Our Rehearsed Spontaneous Reactions

Songs For The Sleepwalkers

Independent release, 2012


REVIEW BY: Vish Iyer


Songs For The Sleepwalkers is a one-man folk act created by Swedish musician Andrea Caccese. This is a little bit of what he has to say about his debut effort Our Rehearsed Spontaneous Reactions on his Bandcamp page: “This record is full of imperfections. Songs that feel like incomplete drafts bleeding into one another, not making much sense on their own, like a drunk man staggering over here and there.” This lack of praise for Caccese’s own work could be attributed to the good old Scandinavian modesty in him, but there is some truth to it.

Reactions does seem like an incomplete album. The songs are often not fully formed and end prematurely, with lyrics that are nothing more than fragments of thoughts. However, this might be a blessing in a way, for this has led to an album that is intriguing and unpredictable. Most of the songs do not follow a set course and often wander off into interesting musical diversions. my_heart_sings_the_harmony_web_ad_alt_250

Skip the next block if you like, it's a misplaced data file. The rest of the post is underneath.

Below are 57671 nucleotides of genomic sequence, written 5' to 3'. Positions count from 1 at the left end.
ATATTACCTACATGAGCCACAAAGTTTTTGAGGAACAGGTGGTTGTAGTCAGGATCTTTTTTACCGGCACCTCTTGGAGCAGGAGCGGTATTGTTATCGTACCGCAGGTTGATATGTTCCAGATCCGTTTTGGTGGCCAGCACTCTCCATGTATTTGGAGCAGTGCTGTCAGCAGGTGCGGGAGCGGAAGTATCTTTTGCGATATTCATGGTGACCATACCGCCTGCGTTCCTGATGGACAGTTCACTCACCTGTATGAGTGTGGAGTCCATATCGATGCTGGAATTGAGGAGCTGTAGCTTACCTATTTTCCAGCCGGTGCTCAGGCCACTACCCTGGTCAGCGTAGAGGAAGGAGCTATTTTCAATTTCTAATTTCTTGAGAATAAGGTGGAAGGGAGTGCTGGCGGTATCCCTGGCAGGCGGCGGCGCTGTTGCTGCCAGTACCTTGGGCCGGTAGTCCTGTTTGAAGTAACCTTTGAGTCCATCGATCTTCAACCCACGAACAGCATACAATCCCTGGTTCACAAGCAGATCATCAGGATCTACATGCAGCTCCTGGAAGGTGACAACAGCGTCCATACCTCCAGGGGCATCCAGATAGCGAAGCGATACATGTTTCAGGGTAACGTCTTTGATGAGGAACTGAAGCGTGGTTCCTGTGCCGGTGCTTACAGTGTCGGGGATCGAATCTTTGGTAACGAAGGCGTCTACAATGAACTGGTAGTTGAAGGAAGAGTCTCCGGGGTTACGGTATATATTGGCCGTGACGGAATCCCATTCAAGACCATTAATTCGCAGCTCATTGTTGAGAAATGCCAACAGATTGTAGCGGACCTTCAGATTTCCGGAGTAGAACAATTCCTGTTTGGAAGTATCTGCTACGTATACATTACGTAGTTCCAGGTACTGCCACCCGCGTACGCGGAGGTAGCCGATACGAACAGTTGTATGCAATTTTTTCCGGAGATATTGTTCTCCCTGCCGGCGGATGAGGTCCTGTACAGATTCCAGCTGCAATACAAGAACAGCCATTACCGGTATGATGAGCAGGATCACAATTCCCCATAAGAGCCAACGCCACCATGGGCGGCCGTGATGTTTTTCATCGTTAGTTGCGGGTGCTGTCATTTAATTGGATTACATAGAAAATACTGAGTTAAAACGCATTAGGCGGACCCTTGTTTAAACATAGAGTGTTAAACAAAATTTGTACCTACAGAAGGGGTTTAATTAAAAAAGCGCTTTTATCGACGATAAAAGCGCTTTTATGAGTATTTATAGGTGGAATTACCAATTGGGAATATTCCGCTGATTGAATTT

For a folk album, Reactions is surely different. The music on this album is more Sigur Rós than poor man’s folk. Tracks like “Icarus Falling” and “Down The Line” have beautifully subtle layers of music underneath the acoustic guitars and the singing. “Awake” is straight up folktronica with its electronic sound. The instrumental “Asleep” has layers of guitars in dissonance with each other amid the backdrop of Caccese’s angelic nonsensical singing, resulting in an ambiance rather than a song.

Caccese might feel that this record is incomplete; however, his soundplay on this album has certainly enabled him to completely realize the type of ideas he intended to express: “This is a record I really needed to do to bring back some light to my days. I’ve been writing new music since then, and I think I got back a lot of things that I thought I’d forever lost, and I also gained something new in the process,” he further admits on his Bandcamp page.

The layered music and the hushedness of the songs give Reactions a kind of dark appeal. There isn’t any sanguineness in the singing either. There is obvious pain in Caccese’s voice. His singing is restrained, like a typical Scandinavian well-mannered folk singer, but he sounds like he could explode at any time. There are certainly a lot of Nick Drake and Jeff Buckley vibes emanating from Caccese’s vocals.

Reactions is an album in transit. More precisely, it is a bunch of ambitious concepts that sound more like a bigger and more complete work. If these concepts ever get materialized, it will truly be a special album, for Caccese is certainly heading in the right direction with his music.

Rating: B-

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